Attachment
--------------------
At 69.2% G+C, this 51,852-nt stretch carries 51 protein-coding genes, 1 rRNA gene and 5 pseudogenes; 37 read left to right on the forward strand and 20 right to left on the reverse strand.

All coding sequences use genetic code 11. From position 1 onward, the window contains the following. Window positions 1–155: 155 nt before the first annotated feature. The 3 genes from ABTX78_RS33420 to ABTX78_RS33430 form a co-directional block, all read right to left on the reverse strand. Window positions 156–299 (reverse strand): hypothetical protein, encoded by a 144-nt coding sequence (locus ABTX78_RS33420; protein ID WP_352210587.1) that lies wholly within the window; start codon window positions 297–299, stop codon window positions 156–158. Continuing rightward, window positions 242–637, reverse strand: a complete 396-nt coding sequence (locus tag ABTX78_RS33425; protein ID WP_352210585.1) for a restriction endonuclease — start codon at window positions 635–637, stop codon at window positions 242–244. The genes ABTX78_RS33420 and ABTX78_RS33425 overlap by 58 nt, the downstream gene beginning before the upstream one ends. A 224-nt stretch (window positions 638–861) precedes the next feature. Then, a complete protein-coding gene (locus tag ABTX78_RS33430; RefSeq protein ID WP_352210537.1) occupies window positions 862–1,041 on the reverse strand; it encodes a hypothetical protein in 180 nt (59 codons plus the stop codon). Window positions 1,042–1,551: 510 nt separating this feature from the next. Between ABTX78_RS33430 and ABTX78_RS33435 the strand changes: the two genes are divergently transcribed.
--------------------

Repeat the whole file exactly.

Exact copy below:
At 69.2% G+C, this 51,852-nt stretch carries 51 protein-coding genes, 1 rRNA gene and 5 pseudogenes; 37 read left to right on the forward strand and 20 right to left on the reverse strand.

All coding sequences use genetic code 11. From position 1 onward, the window contains the following. Window positions 1–155: 155 nt before the first annotated feature. The 3 genes from ABTX78_RS33420 to ABTX78_RS33430 form a co-directional block, all read right to left on the reverse strand. Window positions 156–299 (reverse strand): hypothetical protein, encoded by a 144-nt coding sequence (locus ABTX78_RS33420; protein ID WP_352210587.1) that lies wholly within the window; start codon window positions 297–299, stop codon window positions 156–158. Continuing rightward, window positions 242–637, reverse strand: a complete 396-nt coding sequence (locus tag ABTX78_RS33425; protein ID WP_352210585.1) for a restriction endonuclease — start codon at window positions 635–637, stop codon at window positions 242–244. The genes ABTX78_RS33420 and ABTX78_RS33425 overlap by 58 nt, the downstream gene beginning before the upstream one ends. A 224-nt stretch (window positions 638–861) precedes the next feature. Then, a complete protein-coding gene (locus tag ABTX78_RS33430; RefSeq protein ID WP_352210537.1) occupies window positions 862–1,041 on the reverse strand; it encodes a hypothetical protein in 180 nt (59 codons plus the stop codon). Window positions 1,042–1,551: 510 nt separating this feature from the next. Between ABTX78_RS33430 and ABTX78_RS33435 the strand changes: the two genes are divergently transcribed.